Breed-Relevant Genetic Conditions

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Von Willebrand Disease Type I, Type I vWD

Identified in Small Poodles

Progressive Retinal Atrophy, prcd

Identified in Small Poodles

X-Linked Progressive Retinal Atrophy 1, XL-PRA1

Identified in Siberian Huskies

Day Blindness

Identified in Siberian Huskies

GM1 Gangliosidosis

Identified in Siberian Huskies

GM2 Gangliosidosis

Identified in Small Poodles

Degenerative Myelopathy, DM

Identified in Siberian Huskies

Neonatal Encephalopathy with Seizures, NEWS

Identified in Small Poodles

Osteochondrodysplasia

Identified in Small Poodles

Intervertebral Disc Disease (Type I)

Identified in Small Poodles

Additional Genetic Conditions

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Traits

Explore the genetics behind your dog’s appearance and size.

Base Coat Color

Base Coat Color

Coat Color Modifiers

Coat Color Modifiers

Other Coat Traits

Other Coat Traits

Other Body Features

Other Body Features

Body Size

Body Size

Performance

Performance

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Through Summer’s mitochondrial DNA we can trace her mother’s ancestry back to where dogs and people first became friends. This map helps you visualize the routes that her ancestors took to your home. Their story is described below the map.

Haplogroup

A2

Haplotype

A640

Map

A2

Summer’s Haplogroup

A2 is a very ancient maternal line. Most likely it was one of the major female lines that contributed to the very first domesticated dogs in Central Asia about 15,000 years ago. Some of the line stayed in Central Asia to the present day, and frequently appear as Tibetan Mastiffs and Akitas. Those that escaped the mountains of Central Asia sought out other cold spots, and are now found among Alaskan Malamutes and Siberian Huskies. This lineage is also occasionally found in several common Western breeds, such as German Shepherds and Labrador Retrievers. Curiously, all New Guinea Singing Dogs descend from this line. These are an ancient and very interesting breed found in the mountains of Papua New Guinea. Unfortunately, they are now endangered. They are closely related to the Australian dingo, so you could say its cousins are dingos! This line is also common in village dogs in Southeast and East Asia. Unlike many other lineages, A2 did not spread across the whole world, probably because it did not have the opportunity to hitch its wagon to European colonialism - or because these dogs just prefer hanging out in mountains, tundras, islands, and other hard-to-reach places!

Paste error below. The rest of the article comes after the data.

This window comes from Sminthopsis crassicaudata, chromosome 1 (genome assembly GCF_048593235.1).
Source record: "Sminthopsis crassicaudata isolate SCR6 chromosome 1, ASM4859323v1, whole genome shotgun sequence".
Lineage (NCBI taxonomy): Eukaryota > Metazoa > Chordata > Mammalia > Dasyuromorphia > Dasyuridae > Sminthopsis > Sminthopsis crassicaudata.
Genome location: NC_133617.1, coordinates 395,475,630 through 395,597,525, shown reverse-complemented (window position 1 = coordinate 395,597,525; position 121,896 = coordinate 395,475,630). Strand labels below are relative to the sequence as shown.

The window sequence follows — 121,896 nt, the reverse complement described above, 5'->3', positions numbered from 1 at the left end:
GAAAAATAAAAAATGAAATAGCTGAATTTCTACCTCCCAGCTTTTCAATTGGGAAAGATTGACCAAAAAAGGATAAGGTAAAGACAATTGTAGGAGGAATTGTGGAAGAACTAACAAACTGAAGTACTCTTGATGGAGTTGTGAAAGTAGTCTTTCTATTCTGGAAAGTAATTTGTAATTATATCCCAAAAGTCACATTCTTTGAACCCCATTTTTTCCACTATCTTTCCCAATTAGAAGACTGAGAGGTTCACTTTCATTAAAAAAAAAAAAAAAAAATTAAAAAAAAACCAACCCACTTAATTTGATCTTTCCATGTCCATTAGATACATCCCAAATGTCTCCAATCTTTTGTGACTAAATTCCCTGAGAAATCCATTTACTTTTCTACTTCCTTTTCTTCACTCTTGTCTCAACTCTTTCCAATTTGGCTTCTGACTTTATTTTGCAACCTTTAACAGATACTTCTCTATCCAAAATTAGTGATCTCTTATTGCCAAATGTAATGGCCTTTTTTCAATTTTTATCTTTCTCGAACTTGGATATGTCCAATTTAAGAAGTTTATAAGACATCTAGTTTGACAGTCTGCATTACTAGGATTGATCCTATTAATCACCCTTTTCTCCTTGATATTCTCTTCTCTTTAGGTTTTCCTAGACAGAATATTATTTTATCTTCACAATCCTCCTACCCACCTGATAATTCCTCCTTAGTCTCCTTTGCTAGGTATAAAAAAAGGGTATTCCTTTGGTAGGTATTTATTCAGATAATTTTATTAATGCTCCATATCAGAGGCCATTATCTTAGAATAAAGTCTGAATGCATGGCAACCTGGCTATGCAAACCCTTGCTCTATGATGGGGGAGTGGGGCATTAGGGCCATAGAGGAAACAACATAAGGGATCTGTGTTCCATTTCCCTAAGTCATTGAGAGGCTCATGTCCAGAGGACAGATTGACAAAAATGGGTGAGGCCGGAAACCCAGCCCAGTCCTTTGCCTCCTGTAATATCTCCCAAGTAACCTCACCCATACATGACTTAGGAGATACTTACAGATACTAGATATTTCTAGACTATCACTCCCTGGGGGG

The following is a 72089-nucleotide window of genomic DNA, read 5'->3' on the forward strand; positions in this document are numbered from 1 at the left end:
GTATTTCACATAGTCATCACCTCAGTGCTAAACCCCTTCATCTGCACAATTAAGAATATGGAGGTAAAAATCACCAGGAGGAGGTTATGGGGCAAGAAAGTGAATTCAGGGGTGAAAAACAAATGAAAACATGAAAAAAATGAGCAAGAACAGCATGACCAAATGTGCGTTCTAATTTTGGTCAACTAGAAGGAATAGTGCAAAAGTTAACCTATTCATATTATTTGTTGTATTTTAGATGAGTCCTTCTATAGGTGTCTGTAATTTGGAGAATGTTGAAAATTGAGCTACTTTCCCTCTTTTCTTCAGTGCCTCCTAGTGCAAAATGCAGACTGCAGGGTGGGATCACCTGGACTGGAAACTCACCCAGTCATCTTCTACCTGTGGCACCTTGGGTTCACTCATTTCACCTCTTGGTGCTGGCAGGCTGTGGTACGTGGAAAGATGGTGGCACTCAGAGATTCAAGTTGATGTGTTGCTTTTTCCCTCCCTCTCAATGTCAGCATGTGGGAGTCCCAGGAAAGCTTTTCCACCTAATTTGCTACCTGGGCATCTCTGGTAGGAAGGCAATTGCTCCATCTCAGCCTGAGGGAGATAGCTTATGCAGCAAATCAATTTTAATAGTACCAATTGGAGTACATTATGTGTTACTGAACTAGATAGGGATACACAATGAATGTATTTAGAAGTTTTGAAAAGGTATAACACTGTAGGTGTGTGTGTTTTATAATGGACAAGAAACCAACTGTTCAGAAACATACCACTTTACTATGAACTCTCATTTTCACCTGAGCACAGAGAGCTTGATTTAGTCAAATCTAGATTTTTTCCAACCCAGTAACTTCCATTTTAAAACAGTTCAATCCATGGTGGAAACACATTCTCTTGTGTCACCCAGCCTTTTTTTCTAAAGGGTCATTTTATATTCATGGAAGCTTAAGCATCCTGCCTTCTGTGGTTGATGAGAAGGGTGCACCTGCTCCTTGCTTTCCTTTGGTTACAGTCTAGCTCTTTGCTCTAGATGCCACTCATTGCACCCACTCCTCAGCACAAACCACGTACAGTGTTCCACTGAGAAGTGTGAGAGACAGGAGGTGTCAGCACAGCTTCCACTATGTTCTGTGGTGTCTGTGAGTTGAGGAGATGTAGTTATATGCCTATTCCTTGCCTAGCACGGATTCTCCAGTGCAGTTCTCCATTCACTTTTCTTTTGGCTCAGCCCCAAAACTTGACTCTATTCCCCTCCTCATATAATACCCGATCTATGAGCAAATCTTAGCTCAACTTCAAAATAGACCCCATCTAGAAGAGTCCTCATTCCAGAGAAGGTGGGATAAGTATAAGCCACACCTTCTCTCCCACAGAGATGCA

A640

Summer’s Haplotype

Part of the A2 haplogroup, this haplotype occurs most frequently in mixed breed dogs.

Dingos commonly possess this haplogroup.

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The Paternal Haplotype reveals a dog’s deep ancestral lineage, stretching back thousands of years to the original domestication of dogs.

Are you looking for information on the breeds that Summer inherited from her mom and dad? Check out her breed breakdown and family tree.

Paternal Haplotype is determined by looking at a dog’s Y-chromosome—but not all dogs have Y-chromosomes!

Why can’t we show Paternal Haplotype results for female dogs?

All dogs have two sex chromosomes. Female dogs have two X-chromosomes (XX) and male dogs have one X-chromosome and one Y-chromosome (XY). When having offspring, female (XX) dogs always pass an X-chromosome to their puppy. Male (XY) dogs can pass either an X or a Y-chromosome—if the puppy receives an X-chromosome from its father then it will be a female (XX) puppy and if it receives a Y-chromosome then it will be a male (XY) puppy. As you can see, Y-chromosomes are passed down from a male dog only to its male offspring.

Since Summer is a female (XX) dog, she has no Y-chromosome for us to analyze and determine a paternal haplotype.